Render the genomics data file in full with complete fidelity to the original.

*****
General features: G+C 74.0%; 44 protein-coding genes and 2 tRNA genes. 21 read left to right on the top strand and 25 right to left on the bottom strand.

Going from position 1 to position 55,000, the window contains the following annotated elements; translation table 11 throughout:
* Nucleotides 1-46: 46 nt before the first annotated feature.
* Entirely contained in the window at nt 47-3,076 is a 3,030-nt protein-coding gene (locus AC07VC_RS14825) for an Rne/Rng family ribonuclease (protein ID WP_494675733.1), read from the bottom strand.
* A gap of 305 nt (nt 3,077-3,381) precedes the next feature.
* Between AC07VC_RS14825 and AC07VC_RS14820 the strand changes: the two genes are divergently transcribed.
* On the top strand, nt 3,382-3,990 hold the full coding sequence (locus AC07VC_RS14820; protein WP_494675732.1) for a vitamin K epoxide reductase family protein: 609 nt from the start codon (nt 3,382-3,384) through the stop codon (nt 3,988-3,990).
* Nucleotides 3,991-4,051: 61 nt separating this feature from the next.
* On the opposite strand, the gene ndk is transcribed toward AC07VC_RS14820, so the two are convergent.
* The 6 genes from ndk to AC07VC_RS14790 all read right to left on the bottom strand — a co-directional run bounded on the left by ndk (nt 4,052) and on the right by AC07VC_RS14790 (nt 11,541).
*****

General features: G+C 74.0%; 44 protein-coding genes and 2 tRNA genes. 21 read left to right on the top strand and 25 right to left on the bottom strand.

Going from position 1 to position 55,000, the window contains the following annotated elements; translation table 11 throughout:
* Nucleotides 1-46: 46 nt before the first annotated feature.
* Entirely contained in the window at nt 47-3,076 is a 3,030-nt protein-coding gene (locus AC07VC_RS14825) for an Rne/Rng family ribonuclease (protein ID WP_494675733.1), read from the bottom strand.
* A gap of 305 nt (nt 3,077-3,381) precedes the next feature.
* Between AC07VC_RS14825 and AC07VC_RS14820 the strand changes: the two genes are divergently transcribed.
* On the top strand, nt 3,382-3,990 hold the full coding sequence (locus AC07VC_RS14820; protein WP_494675732.1) for a vitamin K epoxide reductase family protein: 609 nt from the start codon (nt 3,382-3,384) through the stop codon (nt 3,988-3,990).
* Nucleotides 3,991-4,051: 61 nt separating this feature from the next.
* On the opposite strand, the gene ndk is transcribed toward AC07VC_RS14820, so the two are convergent.
* The 6 genes from ndk to AC07VC_RS14790 all read right to left on the bottom strand — a co-directional run bounded on the left by ndk (nt 4,052) and on the right by AC07VC_RS14790 (nt 11,541).